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Coming 26th March – A lone wolf must return home…

 

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He must master the wolf within…

Edinburgh, 1820. Thirty years after leaving Scotland, Drew Nicol is forced to return when the skeleton of a monster is found. The skeleton is evidence of werewolves—evidence that Marguerite de Carcassonne, the leader of Drew’s pack, is determined to suppress.

Marguerite insists that Drew accompany her to Edinburgh. There they will try to acquire the skeleton while searching for wolf-hunters—wolf hunters who may be holding one of their pack prisoner.

But Drew has reason to be wary about returning to Edinburgh—Lindsay Somerville now lives there.

Lindsay who taught Drew about desire and obsession.

Lindsay who Drew has never been able to forgive for turning him.

Lindsay who vowed to stay away from Drew twelve years ago… and who has since taken drastic steps to sever the bond between them.

Marguerite’s plan will throw Drew and Lindsay together again—and into a deadly confrontation with Lindsay’s enemy, Duncan MacCormaic. They will be tested to their limits and forced to confront both their past mistakes and their true feelings.

But it may be too late for them to repair the damage of the past. The consequences of Lindsay’s choices are catching up with him, and he’s just about out of time…

Buy links here.

PS: I said a few weeks ago this book would be released on 23rd March – small change to 26th March for personal reasons

In which I make a confession and an apology

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I’ve been needing to post this update for a while.

When I published Gentleman Wolf in August last year, I said that the second book, to complete Lindsay and Drew’s story, would be published in January 2020. I believed that would give me more than enough time to complete the book – my draft was already well advanced at that stage and writing was going well.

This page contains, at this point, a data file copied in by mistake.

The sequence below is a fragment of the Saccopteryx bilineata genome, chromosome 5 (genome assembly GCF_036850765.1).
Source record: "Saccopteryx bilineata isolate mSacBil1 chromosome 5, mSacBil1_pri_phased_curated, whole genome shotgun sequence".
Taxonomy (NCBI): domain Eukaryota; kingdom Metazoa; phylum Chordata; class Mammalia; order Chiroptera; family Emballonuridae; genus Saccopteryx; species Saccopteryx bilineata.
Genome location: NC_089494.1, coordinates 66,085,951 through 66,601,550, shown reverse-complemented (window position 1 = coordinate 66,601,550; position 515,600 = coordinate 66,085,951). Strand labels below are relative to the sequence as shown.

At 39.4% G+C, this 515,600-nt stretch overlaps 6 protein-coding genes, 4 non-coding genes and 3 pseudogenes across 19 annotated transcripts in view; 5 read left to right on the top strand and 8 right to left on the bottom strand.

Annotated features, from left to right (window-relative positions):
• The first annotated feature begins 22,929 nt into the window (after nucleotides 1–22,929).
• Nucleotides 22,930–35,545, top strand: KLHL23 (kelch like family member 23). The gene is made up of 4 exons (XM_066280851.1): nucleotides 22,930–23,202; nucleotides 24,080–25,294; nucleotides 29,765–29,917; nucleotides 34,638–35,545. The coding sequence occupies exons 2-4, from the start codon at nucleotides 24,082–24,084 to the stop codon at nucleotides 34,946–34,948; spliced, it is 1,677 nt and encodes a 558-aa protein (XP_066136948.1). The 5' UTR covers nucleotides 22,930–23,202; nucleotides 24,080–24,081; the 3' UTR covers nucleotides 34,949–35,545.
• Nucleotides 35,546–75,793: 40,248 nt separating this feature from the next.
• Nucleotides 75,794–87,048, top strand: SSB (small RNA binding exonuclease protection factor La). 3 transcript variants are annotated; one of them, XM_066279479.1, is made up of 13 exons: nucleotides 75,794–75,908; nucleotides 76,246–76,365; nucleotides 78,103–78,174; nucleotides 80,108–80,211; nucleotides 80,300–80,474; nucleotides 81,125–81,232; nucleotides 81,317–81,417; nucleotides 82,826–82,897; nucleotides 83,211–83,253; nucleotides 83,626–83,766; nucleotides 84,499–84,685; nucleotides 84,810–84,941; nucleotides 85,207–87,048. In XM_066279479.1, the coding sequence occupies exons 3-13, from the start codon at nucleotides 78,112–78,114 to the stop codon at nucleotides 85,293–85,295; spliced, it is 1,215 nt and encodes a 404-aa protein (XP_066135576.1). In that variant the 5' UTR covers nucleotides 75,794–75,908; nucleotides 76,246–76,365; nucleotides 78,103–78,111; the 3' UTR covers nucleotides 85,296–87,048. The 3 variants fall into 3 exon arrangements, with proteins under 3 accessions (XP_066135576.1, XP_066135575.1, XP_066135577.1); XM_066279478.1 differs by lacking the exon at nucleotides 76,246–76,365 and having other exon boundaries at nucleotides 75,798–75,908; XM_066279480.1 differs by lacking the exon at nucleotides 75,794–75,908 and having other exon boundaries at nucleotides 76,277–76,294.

And then, it all went to pot.

There were various things that contributed. Some were writing-related and some were real-world-related. I’m not going into all that in detail. Suffice to say, Master Wolf is going to be a wee bit later than I hoped. Not a lot, but yeah – a bit.

The book is now more or less finished (yay!) but I wasn’t in a position to even set up a slot with my wonderfully patient editors until a few days ago and I wanted to hold off posting this update till I could be clear as to what the likely publication date would be. Thankfully, my editors are able to pick this up early next month, but I still need to allow time to go through their edits, make all the necessary changes, finalise files etc.

In view of this, my new planned release date is 26th March 2020. I’ll be putting the book up for preorder in a few weeks and will reveal the (awesome) cover (once again by the amazing Felix D’Eon) shortly before then.